Newly incorporated Yemeni consultancy Impact Research has been working with UN agencies and international NGOs to evaluate local crisis and recovery efforts.

Now into its fifth year, the worsening civil conflict in Yemen has taken the lives of over 60,000 citizens and brought wide-spread devastation to what was already the poorest county in the region, with millions suffering from its effects. According to UN reports, four fifths of the Yemeni population – some 24 million people – are in need of humanitarian or protection assistance, with more than half of those in acute need and threatened by famine.

A number of UN agencies and international non-governmental organisations (INGOs) including the UNDP, World Food Programme, Oxfam, and World Bank among others have been acting to bring relief through a variety of local humanitarian projects, such as the three-year joint UNDP-World Bank Yemen Emergency Crisis Response Project (YECRP) which through a grant of $300 million seeks to assist recovery from the bottom up by restoring livelihood opportunities.

The reasoning behind the approach is that by increasing income-generation opportunities for the some 80 percent of the Yemeni population currently unemployed, individual households will be strengthened and then more capable of assisting and contributing to their communities – ultimately bringing the country closer to peace. To date, over half a million people have directly benefited from the YECRP project, through both short-term job creation and training initiatives.Impact Research helping to assess humanitarian relief efforts in YemenUnprecedented as a humanitarian disaster, the urgency and scale of the project (over 3 million people have also gained access to basic services such as water and health through YECRP) and other relief efforts by their nature requires somewhat of an as-you-go approach, with the need for constant assessment to measure the impact and effectiveness of the implementations and identify areas for potential improvements. One firm helping with such analyses is Impact Research.

Incorporated this year, the Sanaʽa-based firm is staffed by a team of professional consultants and researchers who aim to become the leading consultancy in Yemen – serving both the private and public sector with a comprehensive range of provisions in advisory, research and analysis, monitoring and evaluation, project management design, planning, and implementation, and capacity-building and training, blending global best practice with deep local insight.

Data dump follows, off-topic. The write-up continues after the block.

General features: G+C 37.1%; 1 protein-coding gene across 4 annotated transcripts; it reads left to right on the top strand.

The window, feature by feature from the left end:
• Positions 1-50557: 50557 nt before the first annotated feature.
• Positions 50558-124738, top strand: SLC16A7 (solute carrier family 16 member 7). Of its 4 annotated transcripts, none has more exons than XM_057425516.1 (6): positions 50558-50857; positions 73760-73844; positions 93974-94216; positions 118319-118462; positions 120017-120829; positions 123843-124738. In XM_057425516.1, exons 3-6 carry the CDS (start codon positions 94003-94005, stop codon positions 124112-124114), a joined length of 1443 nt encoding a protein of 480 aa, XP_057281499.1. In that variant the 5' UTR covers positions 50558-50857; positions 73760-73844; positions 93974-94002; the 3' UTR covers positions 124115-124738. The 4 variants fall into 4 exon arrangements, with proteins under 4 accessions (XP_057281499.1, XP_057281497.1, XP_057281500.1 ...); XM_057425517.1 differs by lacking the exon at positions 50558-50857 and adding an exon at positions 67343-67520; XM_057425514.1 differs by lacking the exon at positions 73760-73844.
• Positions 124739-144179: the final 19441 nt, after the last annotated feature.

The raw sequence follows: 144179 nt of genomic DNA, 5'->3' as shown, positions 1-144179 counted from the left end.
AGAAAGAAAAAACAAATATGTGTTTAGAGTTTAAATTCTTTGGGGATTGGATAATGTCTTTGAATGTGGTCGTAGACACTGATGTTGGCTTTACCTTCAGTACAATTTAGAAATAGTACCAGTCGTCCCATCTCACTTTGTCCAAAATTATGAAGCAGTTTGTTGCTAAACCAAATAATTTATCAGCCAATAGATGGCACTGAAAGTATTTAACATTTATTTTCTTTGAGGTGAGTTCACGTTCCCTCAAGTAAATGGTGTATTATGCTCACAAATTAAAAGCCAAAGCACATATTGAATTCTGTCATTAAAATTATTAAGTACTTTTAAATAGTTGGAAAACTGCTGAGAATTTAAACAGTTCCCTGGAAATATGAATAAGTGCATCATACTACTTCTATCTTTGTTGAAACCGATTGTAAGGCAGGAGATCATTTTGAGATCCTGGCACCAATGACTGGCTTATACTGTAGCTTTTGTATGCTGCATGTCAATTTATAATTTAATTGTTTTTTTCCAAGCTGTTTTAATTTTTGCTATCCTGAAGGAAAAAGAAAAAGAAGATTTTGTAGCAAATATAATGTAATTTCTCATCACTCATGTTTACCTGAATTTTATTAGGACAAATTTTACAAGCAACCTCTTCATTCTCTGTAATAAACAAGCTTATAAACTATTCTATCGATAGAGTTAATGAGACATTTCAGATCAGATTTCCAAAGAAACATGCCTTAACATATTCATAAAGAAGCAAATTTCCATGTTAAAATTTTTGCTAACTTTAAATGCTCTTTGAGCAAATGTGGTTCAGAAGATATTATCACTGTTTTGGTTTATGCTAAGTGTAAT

So far the firm’s clients include among others Oxfam, the International Labor Organization, German development agency GIZ and the UNDP, with Impact Research providing in-the-field research, assessments, reporting, monitoring and evaluations to gauge the performance and effectiveness of various relief projects, aiming to gain greater knowledge along the way to help improve future practices and interventions while disseminating that knowledge in turn.

“We have learned that impact in Yemen is not as intuitive as one thinks,” the firm states. “The complexity of the situation makes small efforts full of impact, while much money can create very negative and unintended consequences.” It adds, spiritedly; “The Yemen crisis has opened new opportunities for the Yemeni people as much as it has closed many. The catastrophe has pushed all of us to see the light in the dark, and to identify the opportunities between the ashes.”

Related: BCG partners with the WFP on refugee food security innovations in Jordan.